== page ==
Nuclear energy has been on the decline in much of the world (with some notable exceptions in the nuclear-friendly administrations in China and Russia). This is not new news.
Now, however, Chatham House, the UK’s Royal Institution of International Affairs, has taken things a step further by taking the official stance that nuclear will never be a serious contender as a solution to catastrophic climate change.
As paraphrased by environmental news site EcoWatch, the energy experts at Chatham House “agreed that despite continued enthusiasm from the industry, and from some politicians, the number of nuclear power stations under construction worldwide would not be enough to replace those closing down.”
The consensus was that this is nuclear’s swan song, and we are now
unequivocally entering the era of wind and solar power.

January 20, 2020 Posted by | general | 1 Comment

Nuclear weapons are an existential threat and intertwined with the climate threat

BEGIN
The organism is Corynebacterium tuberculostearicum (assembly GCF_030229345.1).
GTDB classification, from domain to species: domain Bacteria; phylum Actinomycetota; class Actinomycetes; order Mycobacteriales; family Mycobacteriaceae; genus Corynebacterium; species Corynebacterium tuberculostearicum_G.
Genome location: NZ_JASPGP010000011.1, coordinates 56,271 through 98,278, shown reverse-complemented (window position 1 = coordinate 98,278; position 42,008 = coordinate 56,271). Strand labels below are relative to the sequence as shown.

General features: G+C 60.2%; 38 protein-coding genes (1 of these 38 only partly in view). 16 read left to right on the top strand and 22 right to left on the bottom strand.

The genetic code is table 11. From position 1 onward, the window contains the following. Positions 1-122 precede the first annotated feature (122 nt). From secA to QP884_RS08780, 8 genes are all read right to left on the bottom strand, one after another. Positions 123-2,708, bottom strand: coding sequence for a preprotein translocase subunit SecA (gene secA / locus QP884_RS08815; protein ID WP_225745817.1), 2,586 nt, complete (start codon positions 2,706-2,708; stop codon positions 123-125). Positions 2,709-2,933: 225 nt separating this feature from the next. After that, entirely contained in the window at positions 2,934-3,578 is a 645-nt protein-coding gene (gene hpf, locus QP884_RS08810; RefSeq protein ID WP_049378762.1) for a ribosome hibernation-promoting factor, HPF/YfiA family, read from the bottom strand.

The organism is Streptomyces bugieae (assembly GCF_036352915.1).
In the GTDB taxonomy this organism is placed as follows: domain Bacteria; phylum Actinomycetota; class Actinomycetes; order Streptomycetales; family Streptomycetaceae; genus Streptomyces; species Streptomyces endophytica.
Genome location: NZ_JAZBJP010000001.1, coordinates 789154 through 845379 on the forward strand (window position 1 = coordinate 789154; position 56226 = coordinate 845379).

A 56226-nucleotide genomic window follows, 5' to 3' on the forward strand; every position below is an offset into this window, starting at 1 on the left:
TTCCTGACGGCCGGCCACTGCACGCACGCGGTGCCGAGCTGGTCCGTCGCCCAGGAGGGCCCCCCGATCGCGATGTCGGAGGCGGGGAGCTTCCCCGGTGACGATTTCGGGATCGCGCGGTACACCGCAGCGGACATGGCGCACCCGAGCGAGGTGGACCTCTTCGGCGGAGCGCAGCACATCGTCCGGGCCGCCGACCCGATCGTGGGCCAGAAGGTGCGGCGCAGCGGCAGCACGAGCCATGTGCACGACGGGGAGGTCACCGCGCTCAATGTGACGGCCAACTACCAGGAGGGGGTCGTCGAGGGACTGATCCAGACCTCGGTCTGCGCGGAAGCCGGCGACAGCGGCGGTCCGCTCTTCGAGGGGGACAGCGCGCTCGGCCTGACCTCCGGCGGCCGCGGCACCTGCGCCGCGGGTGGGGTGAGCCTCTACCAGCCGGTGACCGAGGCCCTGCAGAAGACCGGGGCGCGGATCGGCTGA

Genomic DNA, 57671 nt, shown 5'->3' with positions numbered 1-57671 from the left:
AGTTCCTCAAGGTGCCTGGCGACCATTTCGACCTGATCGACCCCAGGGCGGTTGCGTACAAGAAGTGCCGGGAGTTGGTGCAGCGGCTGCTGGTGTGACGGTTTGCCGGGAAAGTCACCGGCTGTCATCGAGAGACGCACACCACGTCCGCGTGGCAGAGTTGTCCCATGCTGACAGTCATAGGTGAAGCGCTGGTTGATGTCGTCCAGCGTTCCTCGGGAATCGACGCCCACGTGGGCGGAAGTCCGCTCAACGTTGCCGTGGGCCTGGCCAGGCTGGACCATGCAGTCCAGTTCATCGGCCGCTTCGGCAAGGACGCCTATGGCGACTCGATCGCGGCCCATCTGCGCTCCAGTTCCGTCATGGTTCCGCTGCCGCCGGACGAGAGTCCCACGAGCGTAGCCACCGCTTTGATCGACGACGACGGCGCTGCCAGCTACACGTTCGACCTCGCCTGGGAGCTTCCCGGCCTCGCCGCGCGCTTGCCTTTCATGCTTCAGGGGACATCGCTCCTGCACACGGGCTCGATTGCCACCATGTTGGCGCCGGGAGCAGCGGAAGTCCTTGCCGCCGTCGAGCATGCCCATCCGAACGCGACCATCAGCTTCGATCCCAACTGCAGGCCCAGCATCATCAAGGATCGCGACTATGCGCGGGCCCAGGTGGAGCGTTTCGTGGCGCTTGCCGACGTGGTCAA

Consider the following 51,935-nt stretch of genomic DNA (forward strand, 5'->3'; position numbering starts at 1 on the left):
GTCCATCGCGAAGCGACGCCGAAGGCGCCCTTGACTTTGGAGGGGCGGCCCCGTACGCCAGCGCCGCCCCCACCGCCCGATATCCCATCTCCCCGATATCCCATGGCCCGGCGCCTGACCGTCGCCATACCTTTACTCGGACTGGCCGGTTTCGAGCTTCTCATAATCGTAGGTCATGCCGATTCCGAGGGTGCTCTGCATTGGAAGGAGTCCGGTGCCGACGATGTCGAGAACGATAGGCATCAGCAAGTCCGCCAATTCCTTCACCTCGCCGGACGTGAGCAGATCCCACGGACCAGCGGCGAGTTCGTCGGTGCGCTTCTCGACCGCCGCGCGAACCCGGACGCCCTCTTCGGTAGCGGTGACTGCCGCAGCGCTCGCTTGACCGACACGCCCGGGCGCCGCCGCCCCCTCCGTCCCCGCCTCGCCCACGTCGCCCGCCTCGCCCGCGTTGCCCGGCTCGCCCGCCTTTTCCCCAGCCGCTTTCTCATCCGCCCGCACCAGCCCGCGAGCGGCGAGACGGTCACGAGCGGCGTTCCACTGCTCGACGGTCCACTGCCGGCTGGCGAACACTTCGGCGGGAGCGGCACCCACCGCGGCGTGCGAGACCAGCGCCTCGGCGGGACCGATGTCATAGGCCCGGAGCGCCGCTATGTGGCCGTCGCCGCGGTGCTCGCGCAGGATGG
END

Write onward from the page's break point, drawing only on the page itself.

Guardian 16th Jan 2020

January 18, 2020 Posted by | general | Leave a comment

EDF’s dubious plan to finance Sizewell C nuclear build will actually increase costs

Dave Toke’s Blog 13th Jan 2020, EDF say they want to start building Sizewell C in 2022 because they will save money through transferring staff from building Hinkley C.
This sounds  a very dubious argument for the simple reason that building another two units of their ‘European Pressurised Reactor’ (EPR) at the same time as Hinkley will put even greater pressure on staff resources – which are very scarce in the highly specialised nuclear industry – and lead to increased

problems and costs, not savings.

January 18, 2020 Posted by | general | Leave a comment

Expensive but necessary – to protect nuclear reactors from cyber threats

January 13, 2020 Posted by | general | Leave a comment

Nuclear weapons systems don’t make either Russians or Americans safer

Is Russia’s 100-Megaton Nuclear Torpedo More Trouble Than Its Worth? The National Interest, Lyle J. Goldstein, The National Interest•January 8, 2020

Key Point: The development of new weapons systems may benefit the military-industrial complex, but they don’t benefit the safety of Russians or Americans.

January 11, 2020 Posted by | general | Leave a comment